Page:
Now, writes Richard Cornish, the next generation continues the passion for good food sourced from around Victoria.
What is it?
A visionary family bought a disused fifty-year-old olive oil plantation at the base of the northern end of Gariwerd (the Grampians) in 1994. Overgrown and in need of care, the trees were pruned, the weeds removed, and the farm bought back to life. Mount Zero Olives, named after the peak overlooking the grove, started producing exceptional cold-pressed olive oil and naturally fermented table olive within a few years. Local grains and pulses grown on neighbouring Wimmera farms were then added to the inventory, and in 2009, a collaboration with the Wotjobaluk people saw the production of hand-harvested salt from a nearby saline lake.
Who’s producing it?
Jane and Neil Seymour reconquered the Mount Zero site bringing their vision of seasonal, local produce to the Wimmera. They built a home, a small farmgate in an old school building, and a café with a smart courtyard, and they identified like-minded olive growers across the state to work with to supply the growing market. Their son Richard worked alongside them and now is principal in the business, and his parents still share their experience in a mentor role. After droughts and COVID, the family sold the farm last year. “It allowed us to really concentrate on sourcing quality olives,” says Richard. “Having all our eggs, or olives, in the one basket meant we were reliant on the farm with the risks of fire and drought. Now, Mount Zero is about nurturing long-term farming relationships and concentrating on our traditional processing techniques that ensure we put the best into a bottle, jar or packet.”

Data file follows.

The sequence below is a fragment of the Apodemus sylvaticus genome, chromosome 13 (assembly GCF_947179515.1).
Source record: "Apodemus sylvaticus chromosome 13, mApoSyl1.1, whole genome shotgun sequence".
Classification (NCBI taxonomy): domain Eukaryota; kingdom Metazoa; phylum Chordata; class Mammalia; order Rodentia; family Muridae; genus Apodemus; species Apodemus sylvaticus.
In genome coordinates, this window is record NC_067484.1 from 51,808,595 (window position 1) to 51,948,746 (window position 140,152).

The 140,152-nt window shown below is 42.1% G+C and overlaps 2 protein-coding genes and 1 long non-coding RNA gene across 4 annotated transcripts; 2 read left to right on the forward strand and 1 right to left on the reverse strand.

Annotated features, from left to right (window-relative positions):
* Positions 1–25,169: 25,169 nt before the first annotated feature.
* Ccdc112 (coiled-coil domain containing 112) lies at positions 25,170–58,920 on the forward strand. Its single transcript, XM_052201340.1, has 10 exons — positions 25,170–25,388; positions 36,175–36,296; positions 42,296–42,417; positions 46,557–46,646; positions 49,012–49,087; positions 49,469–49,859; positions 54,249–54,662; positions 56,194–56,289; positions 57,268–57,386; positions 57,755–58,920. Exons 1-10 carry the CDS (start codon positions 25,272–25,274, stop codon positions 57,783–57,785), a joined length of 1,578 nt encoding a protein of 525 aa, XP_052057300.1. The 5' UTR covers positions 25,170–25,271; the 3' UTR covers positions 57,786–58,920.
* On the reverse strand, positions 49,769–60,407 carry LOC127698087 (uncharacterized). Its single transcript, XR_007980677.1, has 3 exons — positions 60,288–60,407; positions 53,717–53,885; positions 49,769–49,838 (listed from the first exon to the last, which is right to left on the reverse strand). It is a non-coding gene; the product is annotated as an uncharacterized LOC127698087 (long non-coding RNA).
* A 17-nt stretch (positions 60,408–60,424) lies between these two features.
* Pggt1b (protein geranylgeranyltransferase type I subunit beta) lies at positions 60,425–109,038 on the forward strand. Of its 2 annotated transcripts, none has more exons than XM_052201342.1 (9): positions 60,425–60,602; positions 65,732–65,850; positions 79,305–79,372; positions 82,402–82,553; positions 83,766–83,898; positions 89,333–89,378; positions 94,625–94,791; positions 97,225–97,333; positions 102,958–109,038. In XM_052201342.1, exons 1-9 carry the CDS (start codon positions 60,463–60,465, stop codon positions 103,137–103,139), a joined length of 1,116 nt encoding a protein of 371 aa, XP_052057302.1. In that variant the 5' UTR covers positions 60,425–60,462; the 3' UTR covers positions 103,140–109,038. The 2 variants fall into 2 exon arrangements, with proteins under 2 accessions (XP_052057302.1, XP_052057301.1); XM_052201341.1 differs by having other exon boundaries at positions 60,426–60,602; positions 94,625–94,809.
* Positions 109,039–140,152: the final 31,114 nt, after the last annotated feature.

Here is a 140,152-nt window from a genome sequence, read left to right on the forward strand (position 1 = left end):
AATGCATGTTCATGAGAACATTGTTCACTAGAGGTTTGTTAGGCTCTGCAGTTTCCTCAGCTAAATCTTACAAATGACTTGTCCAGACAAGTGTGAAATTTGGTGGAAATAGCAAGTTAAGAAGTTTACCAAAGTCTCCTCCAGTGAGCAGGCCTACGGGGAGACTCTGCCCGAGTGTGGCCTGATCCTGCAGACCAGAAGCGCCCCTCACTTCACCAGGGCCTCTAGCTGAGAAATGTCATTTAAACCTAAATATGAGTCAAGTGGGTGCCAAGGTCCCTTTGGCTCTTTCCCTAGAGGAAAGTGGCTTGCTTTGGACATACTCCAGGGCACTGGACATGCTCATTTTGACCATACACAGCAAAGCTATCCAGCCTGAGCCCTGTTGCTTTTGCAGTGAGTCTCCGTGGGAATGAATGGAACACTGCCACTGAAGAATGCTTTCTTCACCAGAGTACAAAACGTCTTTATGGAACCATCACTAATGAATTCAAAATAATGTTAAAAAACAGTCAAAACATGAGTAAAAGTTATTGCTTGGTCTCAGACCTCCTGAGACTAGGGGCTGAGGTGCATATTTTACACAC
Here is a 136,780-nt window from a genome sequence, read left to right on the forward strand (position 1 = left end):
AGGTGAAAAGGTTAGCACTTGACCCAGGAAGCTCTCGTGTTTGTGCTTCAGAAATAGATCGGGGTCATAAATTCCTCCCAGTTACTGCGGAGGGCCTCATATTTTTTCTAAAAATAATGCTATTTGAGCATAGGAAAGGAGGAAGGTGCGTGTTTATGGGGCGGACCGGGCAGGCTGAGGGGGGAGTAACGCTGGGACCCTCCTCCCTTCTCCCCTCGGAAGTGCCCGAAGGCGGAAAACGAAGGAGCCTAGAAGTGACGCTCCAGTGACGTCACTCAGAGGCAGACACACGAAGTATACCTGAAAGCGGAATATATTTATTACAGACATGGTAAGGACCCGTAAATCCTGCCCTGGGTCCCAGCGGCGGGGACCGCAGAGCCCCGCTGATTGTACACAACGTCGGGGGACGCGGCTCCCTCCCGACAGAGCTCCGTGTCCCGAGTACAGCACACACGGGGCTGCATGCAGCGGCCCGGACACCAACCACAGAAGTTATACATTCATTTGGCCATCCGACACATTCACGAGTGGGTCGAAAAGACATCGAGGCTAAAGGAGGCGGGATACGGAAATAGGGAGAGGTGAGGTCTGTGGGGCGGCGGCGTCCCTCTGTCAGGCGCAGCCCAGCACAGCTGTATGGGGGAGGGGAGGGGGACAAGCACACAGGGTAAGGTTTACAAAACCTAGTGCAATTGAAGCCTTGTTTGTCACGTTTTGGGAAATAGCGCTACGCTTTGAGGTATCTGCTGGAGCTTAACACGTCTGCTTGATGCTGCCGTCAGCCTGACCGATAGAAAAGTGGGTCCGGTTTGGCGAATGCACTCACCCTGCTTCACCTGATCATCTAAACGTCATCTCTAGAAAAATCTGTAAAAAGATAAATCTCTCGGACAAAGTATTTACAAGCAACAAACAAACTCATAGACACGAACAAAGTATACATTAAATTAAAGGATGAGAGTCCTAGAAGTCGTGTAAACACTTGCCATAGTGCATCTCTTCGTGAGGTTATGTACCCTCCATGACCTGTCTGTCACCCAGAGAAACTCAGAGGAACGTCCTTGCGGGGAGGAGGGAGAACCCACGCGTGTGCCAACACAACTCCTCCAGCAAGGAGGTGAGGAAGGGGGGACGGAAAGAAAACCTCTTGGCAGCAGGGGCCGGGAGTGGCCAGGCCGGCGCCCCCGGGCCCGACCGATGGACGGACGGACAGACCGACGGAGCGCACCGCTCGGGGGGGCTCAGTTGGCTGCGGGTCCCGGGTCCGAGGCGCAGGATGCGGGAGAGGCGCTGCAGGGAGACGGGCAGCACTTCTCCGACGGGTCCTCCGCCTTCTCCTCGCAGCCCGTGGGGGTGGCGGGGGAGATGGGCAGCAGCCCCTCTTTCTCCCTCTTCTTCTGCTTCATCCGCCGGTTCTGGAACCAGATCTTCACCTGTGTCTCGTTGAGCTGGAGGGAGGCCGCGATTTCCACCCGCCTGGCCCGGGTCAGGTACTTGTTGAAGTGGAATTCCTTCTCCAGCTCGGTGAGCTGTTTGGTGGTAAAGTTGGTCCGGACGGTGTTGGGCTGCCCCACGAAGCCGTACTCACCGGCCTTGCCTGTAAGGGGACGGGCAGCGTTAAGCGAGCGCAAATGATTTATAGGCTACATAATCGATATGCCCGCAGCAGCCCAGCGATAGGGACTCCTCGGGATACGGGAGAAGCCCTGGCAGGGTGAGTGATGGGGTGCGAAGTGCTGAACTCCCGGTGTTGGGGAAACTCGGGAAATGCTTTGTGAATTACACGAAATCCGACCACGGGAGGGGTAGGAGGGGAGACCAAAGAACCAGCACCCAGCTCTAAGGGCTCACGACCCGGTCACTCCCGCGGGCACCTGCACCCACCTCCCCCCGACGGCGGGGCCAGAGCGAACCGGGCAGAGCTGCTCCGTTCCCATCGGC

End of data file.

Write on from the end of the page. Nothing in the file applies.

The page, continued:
Where is it?
Richard Seymour works with small, family-owned olive growers near Mildura, around Shepparton, northeast Victoria, and the Otways, and he sources his barley, freekeh, fava beans, lentils, and chickpeas from farms within 50km of Horsham. The salt is hand-harvested by Seymour and locals from the Wotjobaluk community at Pink Lake, six kilometres northwest of Dimboola in the Wimmera.
Why it’s different
The table olives are fermented on the farms on which they’re grown in micro-fermenters. “We want fermentation to happen really slowly, so the texture and skin of the olive remains intact,” says Seymour. The olives are then aged for up to nine months before being bottled without pasteurisation, meaning the good bugs for gut health remain intact. When it comes to olive oil, Richard looks for fruit that is ripe, full-flavoured, and packed with polyphenols, the compounds that give the oil its sharpness and pepperiness, and which is also associated with health benefits.
And of the oil, Mount Zero EVOO has been recognised as some of the best in the world. Produced without enzymes, the 2023 Picual Early Harvest recently won a gold medal at the Terraolivo International Olive Oil Competition.
Who’s a fan?
“We’ve been using their olives in our olive mix for 15 years,” says MoVida’s Frank Camorra. “And Mount Zero oil is the first thing people taste when we serve our bread on arrival, so it has to be good.” Camorra works with Seymour to produce a MoVida house blend each season. “The oil is always super fresh; it’s a great relationship.”
Bryce Edwards is head chef at Fitzroy planted-based diner Transformer, and has used Mount Zero Extra Virgin Olive Oil since it opened in 2015. “I use different oils for different dishes. I like the agrumato (citrus infused) oils to lift some dishes, the smooth mouthfeel of picual in salad dressings, and the smoked olive oil over the oven-roasted, beer-braised cabbage to bring out the rich smokiness of the cabbage.”
Where can I get it?
Mount Zero products are available in IGA supermarkets, food stores, grocers and online at mountzeroolives.com.au.
By Richard Cornish